By Tony Carroll
This is the Labor Day edition of Mayday Monday. Hope everyone is enjoying the holiday. Remember the reason for the day off–a “yearly national tribute to the contributions workers have made to the strength, prosperity, and well-being of our country,” as designated by the U.S. Department of Labor. Thank you to all of the hard-workers out there.
This Mayday Monday was suggested by the DCFEMS PIO. He recently responded to a fire on V Street in SE D.C. Click HERE for the story. The companies on this fire are familiar with these buildings and fires here are relatively easy work. This one was not. When firefighters got to the front door of the fire building, they could not get it fully open. It was blocked by the large accumulation of belongings and debris packed in the house. Fortunately, the lone occupant was able to escape and no firefighters were injured, but the potential was great. Hoarding conditions present a very dangerous environment to fight a fire in.
Some tips for surviving the fire in a hoarding environment:
- SLOW DOWN. This fire cannot be attacked with the same speed as a normal fire response. It will be difficult to locate the seat of the fire and conditions can change rapidly. So, it is best to commit only the necessary resources.
- Don’t crowd the initial hoseline. If the conditions change and the crew needs to back out, their exit needs to be clear.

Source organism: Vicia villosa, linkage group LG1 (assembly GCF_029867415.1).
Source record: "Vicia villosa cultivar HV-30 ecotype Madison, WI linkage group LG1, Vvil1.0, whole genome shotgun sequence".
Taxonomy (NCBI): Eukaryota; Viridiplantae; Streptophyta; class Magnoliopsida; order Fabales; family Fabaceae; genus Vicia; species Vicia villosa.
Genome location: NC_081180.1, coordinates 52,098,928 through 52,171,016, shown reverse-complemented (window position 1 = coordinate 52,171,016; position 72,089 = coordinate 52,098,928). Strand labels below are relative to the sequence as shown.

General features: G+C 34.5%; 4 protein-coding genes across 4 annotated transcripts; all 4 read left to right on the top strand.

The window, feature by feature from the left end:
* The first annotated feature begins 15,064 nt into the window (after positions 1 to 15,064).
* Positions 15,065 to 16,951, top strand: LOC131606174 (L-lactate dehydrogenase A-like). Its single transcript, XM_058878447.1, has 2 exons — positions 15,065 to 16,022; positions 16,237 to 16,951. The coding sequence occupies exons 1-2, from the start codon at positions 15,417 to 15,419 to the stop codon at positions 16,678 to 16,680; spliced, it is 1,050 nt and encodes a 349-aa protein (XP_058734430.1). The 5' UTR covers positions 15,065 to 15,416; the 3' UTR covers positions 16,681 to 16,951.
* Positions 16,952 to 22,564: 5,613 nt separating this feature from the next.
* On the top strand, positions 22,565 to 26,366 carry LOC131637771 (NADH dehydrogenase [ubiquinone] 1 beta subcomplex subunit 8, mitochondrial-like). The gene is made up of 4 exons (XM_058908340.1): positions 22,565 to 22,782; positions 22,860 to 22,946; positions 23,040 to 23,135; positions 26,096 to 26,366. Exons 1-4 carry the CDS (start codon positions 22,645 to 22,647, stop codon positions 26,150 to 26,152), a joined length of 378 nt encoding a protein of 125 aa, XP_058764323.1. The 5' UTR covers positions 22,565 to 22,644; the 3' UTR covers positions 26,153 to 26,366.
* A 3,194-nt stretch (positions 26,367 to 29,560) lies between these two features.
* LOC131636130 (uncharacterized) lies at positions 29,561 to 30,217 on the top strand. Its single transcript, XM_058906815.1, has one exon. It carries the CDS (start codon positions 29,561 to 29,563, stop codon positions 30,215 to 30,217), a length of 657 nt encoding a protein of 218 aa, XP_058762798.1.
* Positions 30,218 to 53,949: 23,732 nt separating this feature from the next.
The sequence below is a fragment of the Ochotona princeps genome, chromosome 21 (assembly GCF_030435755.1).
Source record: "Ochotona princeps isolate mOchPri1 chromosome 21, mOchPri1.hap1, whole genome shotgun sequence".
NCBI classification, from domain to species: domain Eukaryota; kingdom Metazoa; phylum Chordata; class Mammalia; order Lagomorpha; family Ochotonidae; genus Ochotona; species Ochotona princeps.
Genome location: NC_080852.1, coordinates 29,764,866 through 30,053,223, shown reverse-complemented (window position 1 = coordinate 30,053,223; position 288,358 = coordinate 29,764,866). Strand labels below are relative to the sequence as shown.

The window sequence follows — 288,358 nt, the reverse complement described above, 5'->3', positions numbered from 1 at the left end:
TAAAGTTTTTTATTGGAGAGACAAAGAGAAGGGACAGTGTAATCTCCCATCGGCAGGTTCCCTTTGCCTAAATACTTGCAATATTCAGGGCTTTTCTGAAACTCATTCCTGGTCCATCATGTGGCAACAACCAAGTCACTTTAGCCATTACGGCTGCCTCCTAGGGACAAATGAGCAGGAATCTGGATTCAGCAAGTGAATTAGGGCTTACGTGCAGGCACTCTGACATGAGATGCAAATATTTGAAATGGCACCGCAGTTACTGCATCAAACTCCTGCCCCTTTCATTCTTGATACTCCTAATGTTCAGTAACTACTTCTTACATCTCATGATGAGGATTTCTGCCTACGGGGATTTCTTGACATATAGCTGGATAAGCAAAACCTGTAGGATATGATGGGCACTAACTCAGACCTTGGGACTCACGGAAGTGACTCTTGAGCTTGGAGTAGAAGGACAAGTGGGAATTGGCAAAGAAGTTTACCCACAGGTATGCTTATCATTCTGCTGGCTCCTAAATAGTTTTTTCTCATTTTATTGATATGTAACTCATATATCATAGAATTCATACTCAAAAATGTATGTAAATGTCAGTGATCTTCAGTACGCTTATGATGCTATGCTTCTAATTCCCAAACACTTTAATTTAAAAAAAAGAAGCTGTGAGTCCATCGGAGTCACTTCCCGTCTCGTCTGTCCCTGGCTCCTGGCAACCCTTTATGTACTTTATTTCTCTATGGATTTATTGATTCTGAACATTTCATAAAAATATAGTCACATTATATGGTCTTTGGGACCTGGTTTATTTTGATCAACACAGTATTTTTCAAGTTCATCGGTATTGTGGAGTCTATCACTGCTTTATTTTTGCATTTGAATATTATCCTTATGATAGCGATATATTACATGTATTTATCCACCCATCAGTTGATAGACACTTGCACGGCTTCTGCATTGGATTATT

- Always have a way out. The residence may be so jam-packed full of stuff that the normal exits (windows and doors) may be blocked.
- Remove any barriers or obstacles. Firefighters on the outside should remove any bars and open doors for inside crews to get out.
- Be careful of uncoordinated ventilation. Due to the heavy fire load and difficulty to get water to the seat of the fire, any additional air may cause conditions to change rapidly. Outside firefighters must ensure inside crews are ready for venting.
These fires are very dangerous and have resulted in civilian deaths and firefighter injuries. Your assignment for this week is to research the Collyer brothers and their relationship to hoarding and identify what resources are available if/when you have an incident in a hoarding house. Go grab a cup of coffee and head to the computer; you’ve got work to do.
Tony Carroll is a captain with the safety office of the District of Columbia Fire & EMS Department.